Ottawa

'Red revert' intersections here to stay despite concerns for cyclists' safety

One Ottawa city councillor has tried but failed to get rid of a traffic-flow technology that he says endangers cyclists at intersections.

Councillor's move to eliminate the traffic technology fails in 7-4 vote

The revert red technology in place at most Ottawa intersections can cause close calls for cyclists, Coun. Jeff Leiper argued. (Kate Porter/CBC)

One Ottawa city councillor has tried but failed to get rid of a traffic-flow technology that he says endangers cyclists at intersections.

Kitchissippi Coun. Jeff Leiper asked his colleagues on the city's transportation committee Wednesday to do away with so-called revert red lights. All of Ottawa's 1,200 intersections are equipped with sensors that allow a vehicle or bicycle to trigger a signal change. The function isn't used at the 200 intersections where the timing of the signals is fixed.

If a vehicle or bicycle moves past the sensors in the asphalt too soon, the busier cross-traffic that had a red light for a few seconds can get a green light again. Leiper said that leads to close calls for cyclists.

"I'm not asking that we encourage cyclists to begin crossing when the light's not green, but I am asking that if they make a mistake that it's not a deadly one," said Leiper as he introduced his report.

The committee debated the topic for two and a half hours before rejecting his request in a 7-4 vote.

Councillors favour awareness campaign

Brett Delmage, a cycling safety instructor and former cycling advisory committee member, urged the committee to oppose it. Under no circumstance should a cyclist edge into the intersection before they have a green light, he said.

Councillors who voted against Leiper's report agreed they did not want to endorse cyclists entering an intersection illegally. Instead, they favoured an awareness campaign, such as putting up signs at key intersections to educate cyclists about red revert technology and how to enter an intersection safely and legally.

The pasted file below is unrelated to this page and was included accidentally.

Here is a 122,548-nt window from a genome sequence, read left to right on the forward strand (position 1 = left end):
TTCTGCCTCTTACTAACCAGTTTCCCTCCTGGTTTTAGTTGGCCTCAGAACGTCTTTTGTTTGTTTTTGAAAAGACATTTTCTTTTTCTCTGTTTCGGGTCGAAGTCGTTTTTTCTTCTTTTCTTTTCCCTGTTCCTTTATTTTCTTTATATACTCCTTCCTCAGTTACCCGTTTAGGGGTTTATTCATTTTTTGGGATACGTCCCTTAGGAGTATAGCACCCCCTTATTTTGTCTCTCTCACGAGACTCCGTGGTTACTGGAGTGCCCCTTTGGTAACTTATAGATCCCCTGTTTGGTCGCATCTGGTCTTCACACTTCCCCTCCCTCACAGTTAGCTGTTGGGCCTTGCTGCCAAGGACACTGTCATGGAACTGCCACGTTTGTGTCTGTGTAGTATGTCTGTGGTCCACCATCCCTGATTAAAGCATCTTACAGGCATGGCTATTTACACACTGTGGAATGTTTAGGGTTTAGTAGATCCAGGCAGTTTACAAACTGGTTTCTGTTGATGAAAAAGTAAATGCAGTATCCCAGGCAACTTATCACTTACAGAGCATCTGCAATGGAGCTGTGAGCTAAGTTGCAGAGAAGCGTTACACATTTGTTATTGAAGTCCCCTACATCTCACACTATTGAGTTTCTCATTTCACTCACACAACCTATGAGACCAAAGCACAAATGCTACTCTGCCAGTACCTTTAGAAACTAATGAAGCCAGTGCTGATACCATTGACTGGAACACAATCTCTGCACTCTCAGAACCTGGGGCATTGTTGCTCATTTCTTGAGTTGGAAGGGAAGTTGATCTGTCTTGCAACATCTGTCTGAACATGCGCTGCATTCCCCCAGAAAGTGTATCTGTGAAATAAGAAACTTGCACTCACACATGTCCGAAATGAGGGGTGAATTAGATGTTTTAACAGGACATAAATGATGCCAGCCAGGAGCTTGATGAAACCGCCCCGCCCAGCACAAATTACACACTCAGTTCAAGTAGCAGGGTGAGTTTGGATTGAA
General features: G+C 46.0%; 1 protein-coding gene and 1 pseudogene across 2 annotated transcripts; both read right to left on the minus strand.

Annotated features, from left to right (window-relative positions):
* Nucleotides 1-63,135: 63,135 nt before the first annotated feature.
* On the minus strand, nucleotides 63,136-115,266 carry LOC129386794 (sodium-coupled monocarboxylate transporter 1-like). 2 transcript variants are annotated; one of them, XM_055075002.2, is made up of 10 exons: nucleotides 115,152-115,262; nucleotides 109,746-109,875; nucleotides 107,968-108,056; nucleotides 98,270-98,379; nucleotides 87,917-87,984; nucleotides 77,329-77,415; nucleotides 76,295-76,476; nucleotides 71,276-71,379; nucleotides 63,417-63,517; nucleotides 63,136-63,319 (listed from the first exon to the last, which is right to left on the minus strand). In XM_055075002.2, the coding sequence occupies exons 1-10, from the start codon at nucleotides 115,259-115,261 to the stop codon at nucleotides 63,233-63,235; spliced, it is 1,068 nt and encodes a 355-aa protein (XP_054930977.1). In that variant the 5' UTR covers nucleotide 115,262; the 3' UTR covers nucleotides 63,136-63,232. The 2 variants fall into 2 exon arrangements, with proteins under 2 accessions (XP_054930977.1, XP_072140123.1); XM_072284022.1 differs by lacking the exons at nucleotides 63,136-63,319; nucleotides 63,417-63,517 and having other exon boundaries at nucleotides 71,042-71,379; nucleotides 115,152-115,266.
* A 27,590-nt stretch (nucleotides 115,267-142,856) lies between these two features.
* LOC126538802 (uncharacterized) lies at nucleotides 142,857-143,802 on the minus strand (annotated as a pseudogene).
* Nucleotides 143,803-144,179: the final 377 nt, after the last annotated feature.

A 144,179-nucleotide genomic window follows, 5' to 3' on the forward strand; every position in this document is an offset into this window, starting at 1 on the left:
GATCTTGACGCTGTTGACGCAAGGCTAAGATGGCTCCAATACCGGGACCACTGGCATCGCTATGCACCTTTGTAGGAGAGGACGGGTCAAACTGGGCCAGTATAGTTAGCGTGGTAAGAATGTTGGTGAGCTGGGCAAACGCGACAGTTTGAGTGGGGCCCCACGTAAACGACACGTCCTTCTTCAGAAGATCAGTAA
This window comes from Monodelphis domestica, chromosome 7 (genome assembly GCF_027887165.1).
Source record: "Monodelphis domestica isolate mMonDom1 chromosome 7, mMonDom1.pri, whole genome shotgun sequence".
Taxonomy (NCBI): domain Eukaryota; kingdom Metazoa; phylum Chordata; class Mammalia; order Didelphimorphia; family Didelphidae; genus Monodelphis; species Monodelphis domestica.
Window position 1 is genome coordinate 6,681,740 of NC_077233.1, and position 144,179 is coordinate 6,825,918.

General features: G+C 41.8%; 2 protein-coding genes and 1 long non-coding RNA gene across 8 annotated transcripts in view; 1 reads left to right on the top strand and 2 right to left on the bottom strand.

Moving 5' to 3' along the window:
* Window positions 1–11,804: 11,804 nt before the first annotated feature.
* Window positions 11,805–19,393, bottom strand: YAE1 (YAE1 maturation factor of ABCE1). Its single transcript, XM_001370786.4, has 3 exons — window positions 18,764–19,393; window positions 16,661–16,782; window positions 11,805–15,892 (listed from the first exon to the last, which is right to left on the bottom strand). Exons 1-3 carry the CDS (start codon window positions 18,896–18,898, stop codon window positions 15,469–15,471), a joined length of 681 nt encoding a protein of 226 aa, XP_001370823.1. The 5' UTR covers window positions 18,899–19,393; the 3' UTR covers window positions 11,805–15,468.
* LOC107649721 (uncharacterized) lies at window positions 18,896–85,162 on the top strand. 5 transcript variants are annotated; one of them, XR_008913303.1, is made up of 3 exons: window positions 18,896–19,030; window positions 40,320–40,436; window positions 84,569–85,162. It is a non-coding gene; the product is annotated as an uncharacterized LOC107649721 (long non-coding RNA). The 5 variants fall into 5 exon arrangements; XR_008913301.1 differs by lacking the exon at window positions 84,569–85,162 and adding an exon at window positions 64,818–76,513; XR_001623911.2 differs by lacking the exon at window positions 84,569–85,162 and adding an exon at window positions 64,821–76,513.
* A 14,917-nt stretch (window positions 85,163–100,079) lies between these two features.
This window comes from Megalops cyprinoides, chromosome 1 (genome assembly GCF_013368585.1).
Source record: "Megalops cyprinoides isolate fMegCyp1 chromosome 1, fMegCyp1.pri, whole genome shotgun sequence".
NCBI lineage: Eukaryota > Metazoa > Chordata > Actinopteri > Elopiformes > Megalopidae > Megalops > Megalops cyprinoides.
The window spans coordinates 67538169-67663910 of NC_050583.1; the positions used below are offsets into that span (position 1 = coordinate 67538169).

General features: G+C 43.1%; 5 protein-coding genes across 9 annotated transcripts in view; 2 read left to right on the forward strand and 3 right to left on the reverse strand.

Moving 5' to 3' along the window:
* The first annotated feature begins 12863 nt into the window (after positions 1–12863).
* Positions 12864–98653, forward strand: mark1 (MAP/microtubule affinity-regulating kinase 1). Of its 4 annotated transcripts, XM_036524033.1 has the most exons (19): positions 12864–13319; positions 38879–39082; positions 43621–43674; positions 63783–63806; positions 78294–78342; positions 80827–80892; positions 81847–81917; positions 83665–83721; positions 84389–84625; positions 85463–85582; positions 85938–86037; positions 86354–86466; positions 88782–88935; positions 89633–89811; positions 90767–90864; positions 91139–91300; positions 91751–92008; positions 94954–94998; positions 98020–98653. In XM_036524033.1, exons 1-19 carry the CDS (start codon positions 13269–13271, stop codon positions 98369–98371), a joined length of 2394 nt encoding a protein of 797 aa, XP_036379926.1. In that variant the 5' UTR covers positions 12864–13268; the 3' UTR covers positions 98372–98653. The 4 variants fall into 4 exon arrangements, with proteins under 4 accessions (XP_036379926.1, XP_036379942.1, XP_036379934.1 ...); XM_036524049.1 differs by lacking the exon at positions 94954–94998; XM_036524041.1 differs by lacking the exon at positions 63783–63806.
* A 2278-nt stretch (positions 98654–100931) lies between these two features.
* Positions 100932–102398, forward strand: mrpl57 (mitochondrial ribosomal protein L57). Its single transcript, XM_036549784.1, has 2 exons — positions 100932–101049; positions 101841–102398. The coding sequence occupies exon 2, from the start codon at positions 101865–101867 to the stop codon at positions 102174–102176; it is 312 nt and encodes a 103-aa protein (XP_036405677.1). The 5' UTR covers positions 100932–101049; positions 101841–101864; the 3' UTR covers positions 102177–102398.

The technology is designed to help traffic flow along busy streets, added the city's traffic services director Phil Landry. If a vehicle or cyclist turns right, their green is no longer needed and the traffic on a main corridor can keep flowing to avoid congestion.

Revert reds an 'unacceptable risk'

Érinn Cunningham of Bike Ottawa argued that other cities don't have red revert technology, and right turns on red lights are even prohibited in Montreal.

"There's no reason to presume that streets in those cities don't move transit and emergency vehicles in a timely fashion," he said, arguing that red reverts pose an "unacceptable risk."

Staff have also designed an "amber lock" that they plan to implement at more intersections. It would ensure that a side street gets a green light so long as a bike or vehicle stays within the sensor zone until the end of the main street's amber light.

That differs from a red revert, where all lights turn red for five seconds, requiring the bicycle or vehicle remaining detected on their sensor until the end of the all-red period. Cyclists can sometimes get caught in the middle of the intersection if they move early.

The city has programmed 34 locations with amber locks, and intends to do another 158 before next summer.

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